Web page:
I know he sometimes is a little mean, but you'll have to excuse him. He had a very terrible childhood.
— Charles explaining Sir's selfish attitude to the Baudelaire orphans

Charles is the partner and employee of Sir at the Lucky Smells Lumbermill in Paltryville.

The Miserable Mill

Charles is a rather passive man with a penchant for being indecisive, and although he became friends with the Baudelaire children in The Miserable Mill, his lack of help left the three siblings in perilous situations at the lumber mill, in which they were forced to fend for themselves.

In the TV series, Charles was hypnotized by Georgina Orwell to dislike the Baudelaires and get rid of them, although it is unknown how successful this hypnotism was, and if he was hypnotized in other ways.

Hoping to get Charles out of the way and blame this "accident" on the Baudelaire orphans so that they wind up in the care of "Shirley", Charles is tied to a log and is almost sawed to death by Orwell, having been grabbed by Foreman Flacutono in the middle of the night. Fortunately, Charles is rescued by the Baudelaires at the last second, with only a small cut on his foot.

When Sir demands the Baudelaires leave the lumbermill, Charles attempts to defend the Baudelaires, but Sir says his word is final. Charles tells the Baudelaires he is sorry that he won't be able to see them anymore.

The Penultimate Peril

After the Baudelaires left the mill, Charles, like Justice Strauss, began to do research about the Baudelaire orphans as well as their family, and because of this, became a member of V.F.D. In The Penultimate Peril, Kit says soon after she meets the Baudelaires, "I've scarcely looked at these maps, poems, and blueprints that Charles sent me." This is evidence that Charles is a volunteer and later confirms it himself.

Charles was seen as a guest at the Hotel Denouement with Sir. A disguised Klaus takes him and Charles to the sauna. While Charles tells Sir that he wants to apologize to the Baudelaires for what happened at the mill, they both talk about a cocktail party held by someone named J.S. When Sir claimed that the Baudelaires caused accidents at the Lucky Smells Lumbermill following the death of Dewey Denouement, Charles quoted to Sir that Count Olaf caused the accidents as Mrs. Morrow stated that Count Olaf was "murdered" by the Baudelaire children at the Village of Fowl Devotees.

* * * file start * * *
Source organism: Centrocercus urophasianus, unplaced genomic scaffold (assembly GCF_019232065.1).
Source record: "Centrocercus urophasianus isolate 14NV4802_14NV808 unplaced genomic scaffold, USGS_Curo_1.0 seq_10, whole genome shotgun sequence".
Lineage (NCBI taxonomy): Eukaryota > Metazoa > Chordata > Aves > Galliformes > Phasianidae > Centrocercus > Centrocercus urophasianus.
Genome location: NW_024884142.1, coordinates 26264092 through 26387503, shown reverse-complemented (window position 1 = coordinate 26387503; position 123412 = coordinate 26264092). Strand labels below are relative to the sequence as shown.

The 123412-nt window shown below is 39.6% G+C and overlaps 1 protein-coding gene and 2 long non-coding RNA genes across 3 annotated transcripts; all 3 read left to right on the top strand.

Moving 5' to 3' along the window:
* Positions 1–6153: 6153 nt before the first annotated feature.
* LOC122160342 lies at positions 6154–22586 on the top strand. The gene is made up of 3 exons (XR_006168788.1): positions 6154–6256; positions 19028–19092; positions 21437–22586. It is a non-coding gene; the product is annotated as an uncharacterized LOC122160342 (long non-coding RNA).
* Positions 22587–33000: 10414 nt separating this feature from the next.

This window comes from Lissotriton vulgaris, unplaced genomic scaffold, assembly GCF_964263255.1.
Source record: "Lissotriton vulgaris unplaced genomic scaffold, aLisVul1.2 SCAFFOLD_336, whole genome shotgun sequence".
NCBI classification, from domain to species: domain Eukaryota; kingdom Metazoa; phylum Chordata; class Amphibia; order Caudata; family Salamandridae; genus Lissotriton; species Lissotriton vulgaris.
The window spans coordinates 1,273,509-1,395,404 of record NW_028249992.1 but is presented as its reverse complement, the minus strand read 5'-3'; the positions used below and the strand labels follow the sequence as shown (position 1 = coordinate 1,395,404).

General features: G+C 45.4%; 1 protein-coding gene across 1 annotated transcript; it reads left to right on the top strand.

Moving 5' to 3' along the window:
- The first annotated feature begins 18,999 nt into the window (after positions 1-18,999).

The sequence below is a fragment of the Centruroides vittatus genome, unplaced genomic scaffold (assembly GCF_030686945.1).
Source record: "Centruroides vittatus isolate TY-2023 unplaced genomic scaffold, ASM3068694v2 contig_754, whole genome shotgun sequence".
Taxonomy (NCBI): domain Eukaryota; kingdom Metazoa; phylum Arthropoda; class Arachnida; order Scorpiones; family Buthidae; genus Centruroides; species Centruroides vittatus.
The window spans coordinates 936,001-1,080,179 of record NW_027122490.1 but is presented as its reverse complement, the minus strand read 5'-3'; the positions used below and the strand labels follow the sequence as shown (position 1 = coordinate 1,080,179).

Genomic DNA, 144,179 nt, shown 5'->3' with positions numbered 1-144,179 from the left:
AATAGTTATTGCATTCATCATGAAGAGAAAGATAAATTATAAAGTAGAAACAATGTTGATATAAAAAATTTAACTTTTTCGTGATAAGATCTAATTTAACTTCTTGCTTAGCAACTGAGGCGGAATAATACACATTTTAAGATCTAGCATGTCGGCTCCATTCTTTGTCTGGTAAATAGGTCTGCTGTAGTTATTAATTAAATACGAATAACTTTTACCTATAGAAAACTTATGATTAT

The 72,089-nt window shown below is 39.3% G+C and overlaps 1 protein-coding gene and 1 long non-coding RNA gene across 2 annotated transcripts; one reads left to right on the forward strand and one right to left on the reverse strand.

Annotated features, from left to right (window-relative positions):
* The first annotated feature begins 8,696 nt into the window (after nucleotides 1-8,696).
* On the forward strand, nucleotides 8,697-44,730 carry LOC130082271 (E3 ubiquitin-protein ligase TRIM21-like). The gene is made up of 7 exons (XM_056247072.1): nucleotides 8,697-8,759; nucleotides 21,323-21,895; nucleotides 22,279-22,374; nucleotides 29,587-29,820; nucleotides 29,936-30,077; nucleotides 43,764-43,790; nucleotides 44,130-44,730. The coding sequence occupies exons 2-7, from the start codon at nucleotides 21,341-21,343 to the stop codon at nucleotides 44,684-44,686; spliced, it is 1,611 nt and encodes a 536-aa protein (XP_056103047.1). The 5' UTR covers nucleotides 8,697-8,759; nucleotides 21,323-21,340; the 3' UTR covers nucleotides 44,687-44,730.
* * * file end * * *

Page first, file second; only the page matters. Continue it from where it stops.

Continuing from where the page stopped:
During the trial of the Baudelaire children and Count Olaf, Charles submitted his environmental studies as evidence. When the Hotel Denouement Fire was started, Sir and Charles were holding hands in order to not lose each other as they argue on if fires are good for the lumber business or not. It is unknown if they survived.

Sir and Charles relationship

It is thought by some readers that Charles is in a relationship with his boss and partner, Sir:

  • Some moments in The Miserable Mill in combination with their chat in The Penultimate Peril have suggestive lines
  • In The Penultimate Peril, they share a room when they travel together to the Hotel Denoument, share a relaxing sauna together there, and when the hotel is set on fire, they are holding hands as they attempt to escape.
  • In The Beatrice Letters, Lemony Snicket tells Beatrice Baudelaire that he will love her until "C realizes that S is not worthy of his love," confirming suspicions of the relationship.
  • They are mentioned to be partners—the lack of mention of them being business partners is unusual, and suggests they may be romantic partners.

The TV series adaptation made this relationship more explicit.

Klaus: Doesn't "partner" mean "equal"?
Lemony Snicket: Well, in fact, "partners" can mean several things. It could mean "two people who own a lumbermill together, or a cupcakery." Now, with the advent of more progressive cultural mores, not to mention certain High Court rulings, it could also mean...
Sir: I do all the work. He irons my clothes.
Charles: I also cook your omelets.
Lemony Snicket: The definitions are not mutually exclusive.

It refers to their partnership as one made possible by a more progressive culture and high court decisions, a reference to real-life cases such as Obergefell v. Hodges, or perhaps Lawrence v. Texas.


Violet eavesdropping.

At one point, while Violet is snooping around the library, she eavesdrops on Sir and Charles. Charles attempts to kiss Sir but Sir does not notice.

At the end of Episode 8, Violet asks what Charles plans on doing next. Charles responds that he plans on searching for Sir even though he's not a good person. He tells the Baudelaires, "Some day you will learn that some things aren't always black and white."

When asked about LGBT characters in his novels, Daniel Handler specifically mentioned Sir and Charles despite there being no prior mention:

I grew up in an environment of queerness of every stripe, and I'd like to believe my work reflects such a world, even if the romantic and sexual lives and preferences of many of my characters are not explicit, as they aren't in life. (After all, we don't know what Sir and Charles do when we're not around, as we don't know, and thank goodness, with many friends; my new forthcoming YA novel has already ruffled the feathers of both queer and straight readers for scenes portraying certain flexibilities.)
— Daniel Handler[1]

In another interview, when Daniel was asked about who is LGBT in A Series of Unfortunate Events, he replied he wanted to leave it up to speculation, but said, "More than you probably think, as in real life."(25:00)

Behind the scenes

He is portrayed by Rhys Darby in the TV series.


  • Charles' duties involve ironing Sir's shirts, cooking him omelettes, and making him milkshakes.
  • Charles is not Charles Snicket because Charles (of TMM) and Kit Snicket exist in the same time, and Charles Snicket is supposed to be the grandfather of Kit. It is probably merely a naming coincidence.




TV series